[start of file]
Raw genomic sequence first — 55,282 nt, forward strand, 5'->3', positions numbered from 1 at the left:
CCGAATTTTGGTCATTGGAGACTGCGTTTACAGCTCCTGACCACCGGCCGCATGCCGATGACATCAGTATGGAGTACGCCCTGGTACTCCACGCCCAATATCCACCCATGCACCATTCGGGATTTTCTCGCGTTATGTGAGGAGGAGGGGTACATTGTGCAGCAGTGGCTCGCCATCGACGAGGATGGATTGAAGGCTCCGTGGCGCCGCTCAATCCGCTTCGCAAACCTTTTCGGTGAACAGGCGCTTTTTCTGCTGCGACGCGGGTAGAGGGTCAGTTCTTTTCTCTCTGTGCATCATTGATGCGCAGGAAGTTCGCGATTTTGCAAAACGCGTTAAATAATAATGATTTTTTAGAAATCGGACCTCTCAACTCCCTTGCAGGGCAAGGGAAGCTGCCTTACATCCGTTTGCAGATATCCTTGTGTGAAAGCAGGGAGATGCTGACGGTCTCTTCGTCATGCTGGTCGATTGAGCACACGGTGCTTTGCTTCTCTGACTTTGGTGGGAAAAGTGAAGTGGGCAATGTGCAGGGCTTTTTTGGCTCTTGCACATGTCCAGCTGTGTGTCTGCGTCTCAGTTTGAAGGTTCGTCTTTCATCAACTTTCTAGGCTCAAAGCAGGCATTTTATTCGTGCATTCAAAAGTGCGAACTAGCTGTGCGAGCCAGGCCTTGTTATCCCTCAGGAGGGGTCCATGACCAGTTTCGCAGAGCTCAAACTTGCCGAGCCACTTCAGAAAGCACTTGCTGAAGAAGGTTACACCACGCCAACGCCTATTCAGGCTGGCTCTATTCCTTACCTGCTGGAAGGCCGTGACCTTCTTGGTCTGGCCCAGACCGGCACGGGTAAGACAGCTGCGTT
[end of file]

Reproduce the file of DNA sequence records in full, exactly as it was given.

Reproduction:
Raw genomic sequence first — 55,282 nt, forward strand, 5'->3', positions numbered from 1 at the left:
CCGAATTTTGGTCATTGGAGACTGCGTTTACAGCTCCTGACCACCGGCCGCATGCCGATGACATCAGTATGGAGTACGCCCTGGTACTCCACGCCCAATATCCACCCATGCACCATTCGGGATTTTCTCGCGTTATGTGAGGAGGAGGGGTACATTGTGCAGCAGTGGCTCGCCATCGACGAGGATGGATTGAAGGCTCCGTGGCGCCGCTCAATCCGCTTCGCAAACCTTTTCGGTGAACAGGCGCTTTTTCTGCTGCGACGCGGGTAGAGGGTCAGTTCTTTTCTCTCTGTGCATCATTGATGCGCAGGAAGTTCGCGATTTTGCAAAACGCGTTAAATAATAATGATTTTTTAGAAATCGGACCTCTCAACTCCCTTGCAGGGCAAGGGAAGCTGCCTTACATCCGTTTGCAGATATCCTTGTGTGAAAGCAGGGAGATGCTGACGGTCTCTTCGTCATGCTGGTCGATTGAGCACACGGTGCTTTGCTTCTCTGACTTTGGTGGGAAAAGTGAAGTGGGCAATGTGCAGGGCTTTTTTGGCTCTTGCACATGTCCAGCTGTGTGTCTGCGTCTCAGTTTGAAGGTTCGTCTTTCATCAACTTTCTAGGCTCAAAGCAGGCATTTTATTCGTGCATTCAAAAGTGCGAACTAGCTGTGCGAGCCAGGCCTTGTTATCCCTCAGGAGGGGTCCATGACCAGTTTCGCAGAGCTCAAACTTGCCGAGCCACTTCAGAAAGCACTTGCTGAAGAAGGTTACACCACGCCAACGCCTATTCAGGCTGGCTCTATTCCTTACCTGCTGGAAGGCCGTGACCTTCTTGGTCTGGCCCAGACCGGCACGGGTAAGACAGCTGCGTT